Hello and Welcome to my Blog ~ I love art of all kinds. Two of my favorites are polymer clay and paper art. I have shops on Etsy that feature both of my passions. I also love writing my blog and finding artists that have a passion for their craft and feature them. I hope your day is filled with sunshine, laughter and loads of creativity.

Thursday, April 26, 2012

Cowboy Boot Wedding Topper

These awesome boots were created by my daughter Trina.   

Introducing Trina's newest custom made wedding cake topper; His and Her Cowboy Boots!!  Perfect for a Western / Cowboy style wedding, these adorable cowboy boots stand approximately 2 1/2" tall and are on a 3" round base.  

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(¸.•´ (¸.•` ♥  A small extension at the front of the base was added for a plaque containing the "ranch" name and wedding date.  The plaque's frame was created to look like wood, to give it a rustic feel, and two little horseshoes adorn one corner. 
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(¸.•´ (¸.•` ♥  'Her' Boot was made to resemble the boots that her customer will be wearing at her wedding.  At the bride's request, a big sunflower and hot pink Gerber daisy decorate one side of the boot.  'His' Boot was made to resemble the groom's favorite pair of boots, created in two tone brown colors.  The base was made to look like sand and the entire piece was antiqued to bring out the details and add to the overall rustic look.  

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(¸.•´ (¸.•` ♥  This topper will be listed soon in my daughter's Etsy Shop: Trina's Clay Creations ~ as an example of a Wedding Cake Topper she can create for you!  And, of course, no two toppers are ever the same!  Each is lovingly handmade by Trina, they are made to be one of a kind toppers and special keepsakes to be enjoyed for years to come.  :)


Monday, April 16, 2012

Empty Nest

The twins left the nest this morning before I was up.  It was so strange to see it empty.  

I took this photograph yesterday evening and I am so thankful that I got it.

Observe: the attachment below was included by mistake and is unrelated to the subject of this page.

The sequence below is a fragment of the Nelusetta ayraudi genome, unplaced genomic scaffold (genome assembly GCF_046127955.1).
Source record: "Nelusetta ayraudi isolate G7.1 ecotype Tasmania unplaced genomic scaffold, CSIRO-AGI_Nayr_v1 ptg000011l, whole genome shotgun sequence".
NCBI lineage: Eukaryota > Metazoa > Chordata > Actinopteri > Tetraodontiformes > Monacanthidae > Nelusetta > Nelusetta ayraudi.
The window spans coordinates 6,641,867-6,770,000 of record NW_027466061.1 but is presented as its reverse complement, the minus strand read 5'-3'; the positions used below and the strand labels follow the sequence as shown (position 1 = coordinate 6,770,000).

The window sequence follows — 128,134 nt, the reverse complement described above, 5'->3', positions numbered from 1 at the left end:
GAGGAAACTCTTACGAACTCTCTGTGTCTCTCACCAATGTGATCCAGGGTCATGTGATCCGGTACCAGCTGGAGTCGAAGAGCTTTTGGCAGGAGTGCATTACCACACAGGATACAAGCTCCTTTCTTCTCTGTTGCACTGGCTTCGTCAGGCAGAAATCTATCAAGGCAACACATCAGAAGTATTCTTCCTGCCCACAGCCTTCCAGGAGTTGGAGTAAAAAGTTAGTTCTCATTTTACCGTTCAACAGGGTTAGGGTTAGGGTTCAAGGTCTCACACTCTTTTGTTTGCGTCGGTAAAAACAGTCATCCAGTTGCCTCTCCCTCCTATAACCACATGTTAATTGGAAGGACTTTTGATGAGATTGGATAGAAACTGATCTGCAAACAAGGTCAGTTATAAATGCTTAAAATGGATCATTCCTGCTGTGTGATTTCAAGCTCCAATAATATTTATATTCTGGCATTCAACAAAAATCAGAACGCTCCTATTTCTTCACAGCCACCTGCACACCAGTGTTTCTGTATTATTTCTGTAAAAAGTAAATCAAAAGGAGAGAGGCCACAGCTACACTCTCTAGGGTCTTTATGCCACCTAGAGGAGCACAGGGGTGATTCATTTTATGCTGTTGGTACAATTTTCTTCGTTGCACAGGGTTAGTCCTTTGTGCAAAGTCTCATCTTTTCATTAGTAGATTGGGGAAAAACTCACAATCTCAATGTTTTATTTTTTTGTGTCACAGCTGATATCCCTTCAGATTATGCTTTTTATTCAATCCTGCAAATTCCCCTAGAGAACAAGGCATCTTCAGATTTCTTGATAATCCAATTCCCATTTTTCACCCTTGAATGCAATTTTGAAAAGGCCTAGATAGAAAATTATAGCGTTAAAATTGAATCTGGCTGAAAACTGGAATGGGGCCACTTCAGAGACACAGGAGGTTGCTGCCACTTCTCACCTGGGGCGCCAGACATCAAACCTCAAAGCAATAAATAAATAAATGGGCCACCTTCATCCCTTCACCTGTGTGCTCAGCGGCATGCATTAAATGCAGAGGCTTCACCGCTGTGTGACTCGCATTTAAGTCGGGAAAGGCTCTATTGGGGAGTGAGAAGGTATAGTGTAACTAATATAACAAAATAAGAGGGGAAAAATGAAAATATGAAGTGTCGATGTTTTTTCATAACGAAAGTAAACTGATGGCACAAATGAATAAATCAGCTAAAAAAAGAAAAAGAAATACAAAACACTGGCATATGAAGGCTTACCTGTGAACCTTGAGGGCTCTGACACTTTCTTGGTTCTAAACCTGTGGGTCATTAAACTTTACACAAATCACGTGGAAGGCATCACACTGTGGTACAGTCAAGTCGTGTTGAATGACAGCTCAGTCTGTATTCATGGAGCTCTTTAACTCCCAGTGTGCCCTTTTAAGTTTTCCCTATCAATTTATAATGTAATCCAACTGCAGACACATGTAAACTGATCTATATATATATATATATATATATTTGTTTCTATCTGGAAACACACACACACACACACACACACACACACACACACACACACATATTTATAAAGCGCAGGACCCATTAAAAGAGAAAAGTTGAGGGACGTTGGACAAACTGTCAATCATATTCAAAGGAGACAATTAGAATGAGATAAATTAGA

Friday, April 13, 2012

My Mourning Doves

The twins are getting big and will be ready to be on their own very soon.
Mama Dove is hovering over them as I take their picture.  I was so surprised 
that she chose to have her nest so close to the house.

Wednesday, April 11, 2012

Mourning Doves

This Father to-be Mourning Dove is keeping watch as Mother Dove sits quietly on her nest. I didn't know much about Mourning Doves until this wonderful pair decided to make a nest in this bird house feeder that my husband had built years ago.  It hangs just outside my sunroom, so I am able to see their every move and capture these beautiful photographs.

Monogamous as a rule, they have two squabs (young) per brood. Both parents incubate and care for the young. Mourning Doves eat almost exclusively seeds, but the young are fed crop milk by their parents. Courtship begins with a noisy flight by the male, followed by a graceful, circular glide with outstretched wings and head down. After landing, the male will approach the female with a puffed out breast, bobbing head, and loud calls. Mated pairs will often preen each other's feathers.
The male then leads the female to potential nest sites, and the female will choose one. The female dove builds the nest. The male will fly about, gather material, and bring it to her. The male will stand on the female's back and give the material to the female, who then builds it into the nest. The nest is constructed of twigs, conifer needles, or grass blades, and is of flimsy construction. Mourning doves will sometimes requisition the unused nests of other Mourning Doves, other birds, or arboreal mammals such as squirrels.
Most nests are in trees, both deciduous and coniferous. Sometimes, they can be found in shrubs, vines, or on artificial constructs like buildings, or hanging flower pots When there is no suitable elevated object, Mourning Doves will nest on the ground.
The hatched young, called squabs, are strongly altricial, being helpless at hatching and covered with down. Both parents feed the squabs pigeon's milk (dove's milk) for the first 3–4 days of life. Thereafter, the crop milk is gradually augmented by seeds. Fledging takes place in about 11–15 days, before the squabs are fully grown but after they are capable of digesting adult food. They stay nearby to be fed by their father for up to two weeks after fledging.

Here are the twins.  A perfect little pair of Mourning Doves.  Soon they will be pushed out of the nest and onto their new life.  I do hope that the mom and dad come back again to build their nest.